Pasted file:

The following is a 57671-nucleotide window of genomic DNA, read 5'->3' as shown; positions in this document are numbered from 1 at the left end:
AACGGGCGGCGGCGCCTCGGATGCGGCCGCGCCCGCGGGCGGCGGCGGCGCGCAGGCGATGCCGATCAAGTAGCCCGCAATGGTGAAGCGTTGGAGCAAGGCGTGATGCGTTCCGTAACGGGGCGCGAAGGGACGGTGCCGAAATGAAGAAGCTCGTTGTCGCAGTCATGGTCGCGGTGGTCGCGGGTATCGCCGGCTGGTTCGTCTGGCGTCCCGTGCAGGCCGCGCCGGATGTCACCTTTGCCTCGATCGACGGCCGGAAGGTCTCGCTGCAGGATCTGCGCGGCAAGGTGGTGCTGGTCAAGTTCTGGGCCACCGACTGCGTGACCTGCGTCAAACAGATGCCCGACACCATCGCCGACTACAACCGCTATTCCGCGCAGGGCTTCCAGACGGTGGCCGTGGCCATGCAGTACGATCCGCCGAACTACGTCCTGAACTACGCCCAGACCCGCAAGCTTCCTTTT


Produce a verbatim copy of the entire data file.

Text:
The following is a 57671-nucleotide window of genomic DNA, read 5'->3' as shown; positions in this document are numbered from 1 at the left end:
AACGGGCGGCGGCGCCTCGGATGCGGCCGCGCCCGCGGGCGGCGGCGGCGCGCAGGCGATGCCGATCAAGTAGCCCGCAATGGTGAAGCGTTGGAGCAAGGCGTGATGCGTTCCGTAACGGGGCGCGAAGGGACGGTGCCGAAATGAAGAAGCTCGTTGTCGCAGTCATGGTCGCGGTGGTCGCGGGTATCGCCGGCTGGTTCGTCTGGCGTCCCGTGCAGGCCGCGCCGGATGTCACCTTTGCCTCGATCGACGGCCGGAAGGTCTCGCTGCAGGATCTGCGCGGCAAGGTGGTGCTGGTCAAGTTCTGGGCCACCGACTGCGTGACCTGCGTCAAACAGATGCCCGACACCATCGCCGACTACAACCGCTATTCCGCGCAGGGCTTCCAGACGGTGGCCGTGGCCATGCAGTACGATCCGCCGAACTACGTCCTGAACTACGCCCAGACCCGCAAGCTTCCTTTT